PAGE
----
Periodic Limb Movement Disorder FAQs | Relationship between PLMD and RLS

Periodic Limb Movement Disorder FAQ’s

Who gets Periodic Limb Movement Disorder?

Periodic Limb Movement Disorder occurs in both adults and children.

The possibility of having it increases with age, making it very common in the elderly.

It occurs in up to 34% of people over 60 years old.

Periodic Limb Movement Disorder can be influenced and caused by a number of factors.

They are commonly found in people who have one of these sleep disorders:

The following medications may cause PLMD or make them worse:

  • Lithium
  • Dopamine-receptor antagonists (e.g., some anti-nausea medications)
  • Some antidepressants

High rates of Periodic Limb Movement Disorder have been found in some people with:

  • Multiple system atrophy (a rare neurological disorder)
  • Nocturnal sleep related eating disorder (NSRED)
  • Spinal cord injury

How do I know if I have Periodic Limb Movement Disorder?

Usually, you are unaware of the movements. This can make it very hard for you to know if you have periodic limb movements. Someone who sleeps in the same bed with you would be more likely to notice the movements.

If you feel like you are never well-rested, even after a full night sleep or if you often feel tired during the day, or if someone has told that your body makes unusual, repetitive movements while you sleep, then you might have Periodic Limb Movement Disorder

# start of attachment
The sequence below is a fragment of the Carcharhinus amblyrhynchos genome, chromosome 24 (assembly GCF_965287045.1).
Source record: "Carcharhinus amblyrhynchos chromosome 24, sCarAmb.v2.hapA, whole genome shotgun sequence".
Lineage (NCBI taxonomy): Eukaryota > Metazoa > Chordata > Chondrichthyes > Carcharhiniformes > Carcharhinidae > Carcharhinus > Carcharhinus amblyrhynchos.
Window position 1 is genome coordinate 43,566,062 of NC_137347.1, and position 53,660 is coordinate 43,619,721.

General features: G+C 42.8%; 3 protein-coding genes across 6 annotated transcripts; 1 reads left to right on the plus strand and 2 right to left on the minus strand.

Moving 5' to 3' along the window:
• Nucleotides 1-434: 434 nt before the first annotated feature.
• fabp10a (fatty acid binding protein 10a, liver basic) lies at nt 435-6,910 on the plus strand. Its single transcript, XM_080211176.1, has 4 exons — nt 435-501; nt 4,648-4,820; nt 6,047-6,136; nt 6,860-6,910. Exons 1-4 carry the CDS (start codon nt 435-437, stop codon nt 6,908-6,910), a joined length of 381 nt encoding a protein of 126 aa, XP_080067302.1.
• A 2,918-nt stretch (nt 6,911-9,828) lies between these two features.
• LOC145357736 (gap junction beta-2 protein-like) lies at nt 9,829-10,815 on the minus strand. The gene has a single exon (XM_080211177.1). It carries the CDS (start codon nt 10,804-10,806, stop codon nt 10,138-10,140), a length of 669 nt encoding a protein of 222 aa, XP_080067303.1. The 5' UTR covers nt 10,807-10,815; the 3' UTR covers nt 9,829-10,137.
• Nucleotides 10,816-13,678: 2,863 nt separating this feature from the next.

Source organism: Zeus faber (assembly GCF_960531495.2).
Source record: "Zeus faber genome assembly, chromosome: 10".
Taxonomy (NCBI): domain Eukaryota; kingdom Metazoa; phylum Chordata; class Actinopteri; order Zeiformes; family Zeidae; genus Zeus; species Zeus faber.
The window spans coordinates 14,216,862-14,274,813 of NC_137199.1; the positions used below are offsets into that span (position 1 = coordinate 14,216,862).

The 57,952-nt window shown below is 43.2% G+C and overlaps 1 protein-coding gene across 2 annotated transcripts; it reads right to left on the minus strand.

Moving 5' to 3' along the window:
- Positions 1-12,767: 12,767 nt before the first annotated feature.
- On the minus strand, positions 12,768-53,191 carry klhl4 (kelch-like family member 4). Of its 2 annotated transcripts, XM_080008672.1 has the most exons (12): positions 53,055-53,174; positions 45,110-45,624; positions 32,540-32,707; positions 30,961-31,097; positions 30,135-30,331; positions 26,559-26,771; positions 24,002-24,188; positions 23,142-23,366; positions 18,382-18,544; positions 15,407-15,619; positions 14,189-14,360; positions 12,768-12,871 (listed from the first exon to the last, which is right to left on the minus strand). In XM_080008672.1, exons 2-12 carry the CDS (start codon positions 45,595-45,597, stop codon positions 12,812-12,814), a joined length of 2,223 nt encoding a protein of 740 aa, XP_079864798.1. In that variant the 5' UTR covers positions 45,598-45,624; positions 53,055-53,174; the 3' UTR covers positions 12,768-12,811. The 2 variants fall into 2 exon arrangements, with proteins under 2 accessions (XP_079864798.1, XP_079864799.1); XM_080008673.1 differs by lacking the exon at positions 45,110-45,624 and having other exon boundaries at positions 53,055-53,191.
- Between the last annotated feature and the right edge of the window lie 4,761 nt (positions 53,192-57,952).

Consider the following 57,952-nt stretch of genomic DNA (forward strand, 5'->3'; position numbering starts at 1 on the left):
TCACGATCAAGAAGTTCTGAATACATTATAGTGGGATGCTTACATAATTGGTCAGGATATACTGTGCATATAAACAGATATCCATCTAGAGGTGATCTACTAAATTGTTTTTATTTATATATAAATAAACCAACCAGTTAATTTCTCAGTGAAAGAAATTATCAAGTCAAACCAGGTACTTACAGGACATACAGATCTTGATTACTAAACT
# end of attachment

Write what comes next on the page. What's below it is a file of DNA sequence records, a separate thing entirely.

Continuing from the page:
It is also important to know if there are any other reasons that is causing your sleep problem such as a mental health disorder, a medical condition, another sleep disorder, substance abuse or medication use.

When to seek medical care?

For most of the persons, the movements do not disturb their sleep in a severe way. They do not need to seek medical help. In other cases, severe movements can significantly disturb your sleep and life. In this case, you have to see a sleep expert.

What is the relationship between PLMD and RLS?

PLMD is often related with Restless Legs Syndrome (RLS) but it is different. PLMD can involve both the arms and legs while RLS involves only the legs and can occur when awake. Sufferers of RLS can experience symptoms so severe that they wake up all the time or are unable to get to sleep.

Periodic limb movement can wake a person from sleep or go totally unnoticed. Patients with RLS frequently have Periodic Limb Movement Disorder but those with Periodic Limb Movement Disorder do not necessarily have RLS also.

What are the risk factors of Periodic Limb Movement Disorder?

The risk factors of Periodic Limb Movement Disorder include:

  • Family history of the patient
  • If the patient is suffering from diseases such as peripheral neuropathy, kidney failure, Parkinson’s disease, anemia due to low levels of iron, multiple sclerosis.
  • Caffeine, some antidepressants, theophylline, calcium channel blockers.
  • Stress, hormonal imbalance, diet, pregnancy


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